Testimonies and tips for covering the Morocco earthquake

Sep 15, 2023 in Crisis Reporting
Photo of destroyed building in Morocco from earthquake

On Friday, September 8, a magnitude 6.8 earthquake struck the city of Marrakesh and the Al Haouz region in Morocco, killing almost 3,000 people in the latest count, and injuring thousands more. It is the deadliest earthquake Morocco has experienced since 1960, when the Agadir earthquake killed at least 12,000 people. 

In the aftermath of natural disasters, people are on edge and in need of reliable information. The pivotal role journalists play is magnified at these times: they must report quickly and accurately while verifying fast-changing details on the ground. All while ensuring their own safety.

I reached out to Moroccan journalists covering the Al Haouz earthquake for their topline advice for covering the disaster. They also suggested some local sources and initiatives that journalists can turn to for reliable information:

Journalists' testimonies

Wafaa Taouzri, a journalist at Medi1 Radio in Tangier, recounted how the outlet provided constant coverage of the earthquake that began soon after it struck. The newsroom contacted official government bodies such as the Ministries of Interior and Health to obtain information on the earthquake’s impact. Medi1 set up a crisis team, which relayed live, fact-checked information to audiences.

Mohamed Laghrouss, editor of the Rabat-based Al3omk, emphasized the need for on-the-ground coverage. After the earthquake, Al3omk added two extra journalists to its Marrakech office to provide real-time updates and help verify information directly from the site of the disaster, Laghrouss said.

2M TV, in Casablanca, sent journalists to the field to cover the earthquake. The outlet provided coverage in all three official languages of Morocco: Arabic, French and Tamazight, the language spoken in the High Atlas Mountains, which saw the greatest damage, said 2M TV’s Oussama Taïa.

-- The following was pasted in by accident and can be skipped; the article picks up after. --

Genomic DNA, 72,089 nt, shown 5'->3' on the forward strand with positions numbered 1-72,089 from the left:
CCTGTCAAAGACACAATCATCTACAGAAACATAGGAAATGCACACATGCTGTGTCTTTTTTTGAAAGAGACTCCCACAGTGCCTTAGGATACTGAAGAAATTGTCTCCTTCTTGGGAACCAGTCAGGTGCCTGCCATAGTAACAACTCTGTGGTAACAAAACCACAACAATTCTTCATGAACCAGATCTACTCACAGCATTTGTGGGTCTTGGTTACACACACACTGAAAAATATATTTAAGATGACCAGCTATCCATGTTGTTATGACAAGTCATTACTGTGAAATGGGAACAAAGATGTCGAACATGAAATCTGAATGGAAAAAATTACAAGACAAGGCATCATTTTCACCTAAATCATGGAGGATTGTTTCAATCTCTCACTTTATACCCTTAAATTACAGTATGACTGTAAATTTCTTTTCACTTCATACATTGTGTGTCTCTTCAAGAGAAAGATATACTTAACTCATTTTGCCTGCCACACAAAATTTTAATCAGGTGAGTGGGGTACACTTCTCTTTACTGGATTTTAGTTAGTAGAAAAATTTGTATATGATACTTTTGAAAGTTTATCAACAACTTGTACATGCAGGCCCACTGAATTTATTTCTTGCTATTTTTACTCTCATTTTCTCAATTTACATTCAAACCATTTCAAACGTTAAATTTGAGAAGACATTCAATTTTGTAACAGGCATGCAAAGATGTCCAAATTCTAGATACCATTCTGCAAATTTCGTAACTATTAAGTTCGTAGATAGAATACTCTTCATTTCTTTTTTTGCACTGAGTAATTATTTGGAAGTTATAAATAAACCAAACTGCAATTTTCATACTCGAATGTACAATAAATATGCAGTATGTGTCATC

Natural disaster safety procedures

Journalists must make sure they’re well-prepared from a safety standpoint when reporting on earthquakes and other natural disasters. They should enroll in training on disaster and crisis reporting when they can, and develop risk assessments before heading into the field.

Journalists should keep in mind that earthquakes are unpredictable; it’s critical to be flexible and willing to adapt when reporting on them, said Fadwa Kamal, a project manager at ICFJ. 

The area where the earthquake struck in Morocco is mountainous, and journalists should have knowledge of the rough, winding roads that became even more dangerous after the rockslides caused by the quake, she added. Taïa advised the importance of hiring local guides who are familiar with the roads.

Journalists should research the history of earthquakes in areas where they are common and consider possible scenarios of an earthquake’s consequences in a given location, said Kamal. These steps can help newsrooms anticipate areas that might require immediate coverage in the future. 

She also suggested that journalists remember to "drop, cover, and hold on" when an earthquake hits. Other tips from Kamal include:

  • Ensure that psychological support and resources are made available to reporters on the ground.
  • Comb the area you will be covering and find escape, shelter and emergency locations, as well as nearby health services.
  • Coordinate with local authorities, emergency response teams, and disaster management agencies to help with access to restricted regions.
  • Share your itinerary and contact information with colleagues and family members.

Combating misinformation around earthquakes

False and unverified information tends to spread during natural disasters. Journalists must take care to fact-check any information before publishing. 

When verifying information, begin by monitoring developments and following up on any information before publishing or reposting, said Yasmine Laabi, a digital verification journalist with AFP. Fact-check data, and cross-reference news trending on social media. 

Laabi suggested that journalists make use of reverse image searches to verify when and where multimedia was initially published. This past week, for example, many news sites posted a video of prayers in a mosque claiming it was shot during the earthquake. However, the Al Haouz earthquake occurred at 11:10 p.m., which is not a prayer time. 

Journalists should follow media organizations that regularly collaborate with reporters on the ground, Laabi added, and consult official sources to obtain information about the number of casualties. 

Some Moroccan media outlets have set up initiatives to help verify information. Agence Marocaine De Presse, for example, launched SOS Fake News, to monitor and verify information around the earthquake.

Medi 1 TV launched a reporting initiative to stem the flow of misinformation around the earthquake, and created a special page on its website dedicated to publishing reliable information around it. The Moroccan Federation of Newspaper Publishers has called on journalists to counter false narratives, and maintain high professional and ethical standards in their coverage. 

For more Arabic-language safety resources, journalists can visit:

Main image courtesy of Oussama Taïa.

This article was originally published on our Arabic site and translated by Lina ElShrief.